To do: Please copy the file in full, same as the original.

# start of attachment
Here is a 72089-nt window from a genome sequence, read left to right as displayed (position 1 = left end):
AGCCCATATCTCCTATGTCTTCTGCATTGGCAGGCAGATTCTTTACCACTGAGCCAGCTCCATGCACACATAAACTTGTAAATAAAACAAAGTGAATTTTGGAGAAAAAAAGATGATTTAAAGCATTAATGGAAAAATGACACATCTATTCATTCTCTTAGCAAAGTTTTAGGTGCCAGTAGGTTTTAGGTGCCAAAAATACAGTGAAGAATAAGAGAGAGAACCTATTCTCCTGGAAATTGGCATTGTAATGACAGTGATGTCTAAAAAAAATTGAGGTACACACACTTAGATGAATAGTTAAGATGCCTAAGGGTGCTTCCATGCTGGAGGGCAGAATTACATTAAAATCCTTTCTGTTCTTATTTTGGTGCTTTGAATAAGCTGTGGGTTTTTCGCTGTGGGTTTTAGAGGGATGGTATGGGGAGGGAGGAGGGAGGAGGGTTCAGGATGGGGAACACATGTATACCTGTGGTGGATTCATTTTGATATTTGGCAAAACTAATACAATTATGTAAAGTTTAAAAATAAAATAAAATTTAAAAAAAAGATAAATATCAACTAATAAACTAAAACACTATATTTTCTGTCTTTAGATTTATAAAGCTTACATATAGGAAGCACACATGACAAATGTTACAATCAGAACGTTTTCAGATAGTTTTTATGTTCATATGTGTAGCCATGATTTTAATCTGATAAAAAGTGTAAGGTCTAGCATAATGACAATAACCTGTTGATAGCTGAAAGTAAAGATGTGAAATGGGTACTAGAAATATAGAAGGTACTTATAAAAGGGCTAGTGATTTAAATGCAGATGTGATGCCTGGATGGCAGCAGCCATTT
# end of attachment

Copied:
Here is a 72089-nt window from a genome sequence, read left to right as displayed (position 1 = left end):
AGCCCATATCTCCTATGTCTTCTGCATTGGCAGGCAGATTCTTTACCACTGAGCCAGCTCCATGCACACATAAACTTGTAAATAAAACAAAGTGAATTTTGGAGAAAAAAAGATGATTTAAAGCATTAATGGAAAAATGACACATCTATTCATTCTCTTAGCAAAGTTTTAGGTGCCAGTAGGTTTTAGGTGCCAAAAATACAGTGAAGAATAAGAGAGAGAACCTATTCTCCTGGAAATTGGCATTGTAATGACAGTGATGTCTAAAAAAAATTGAGGTACACACACTTAGATGAATAGTTAAGATGCCTAAGGGTGCTTCCATGCTGGAGGGCAGAATTACATTAAAATCCTTTCTGTTCTTATTTTGGTGCTTTGAATAAGCTGTGGGTTTTTCGCTGTGGGTTTTAGAGGGATGGTATGGGGAGGGAGGAGGGAGGAGGGTTCAGGATGGGGAACACATGTATACCTGTGGTGGATTCATTTTGATATTTGGCAAAACTAATACAATTATGTAAAGTTTAAAAATAAAATAAAATTTAAAAAAAAGATAAATATCAACTAATAAACTAAAACACTATATTTTCTGTCTTTAGATTTATAAAGCTTACATATAGGAAGCACACATGACAAATGTTACAATCAGAACGTTTTCAGATAGTTTTTATGTTCATATGTGTAGCCATGATTTTAATCTGATAAAAAGTGTAAGGTCTAGCATAATGACAATAACCTGTTGATAGCTGAAAGTAAAGATGTGAAATGGGTACTAGAAATATAGAAGGTACTTATAAAAGGGCTAGTGATTTAAATGCAGATGTGATGCCTGGATGGCAGCAGCCATTT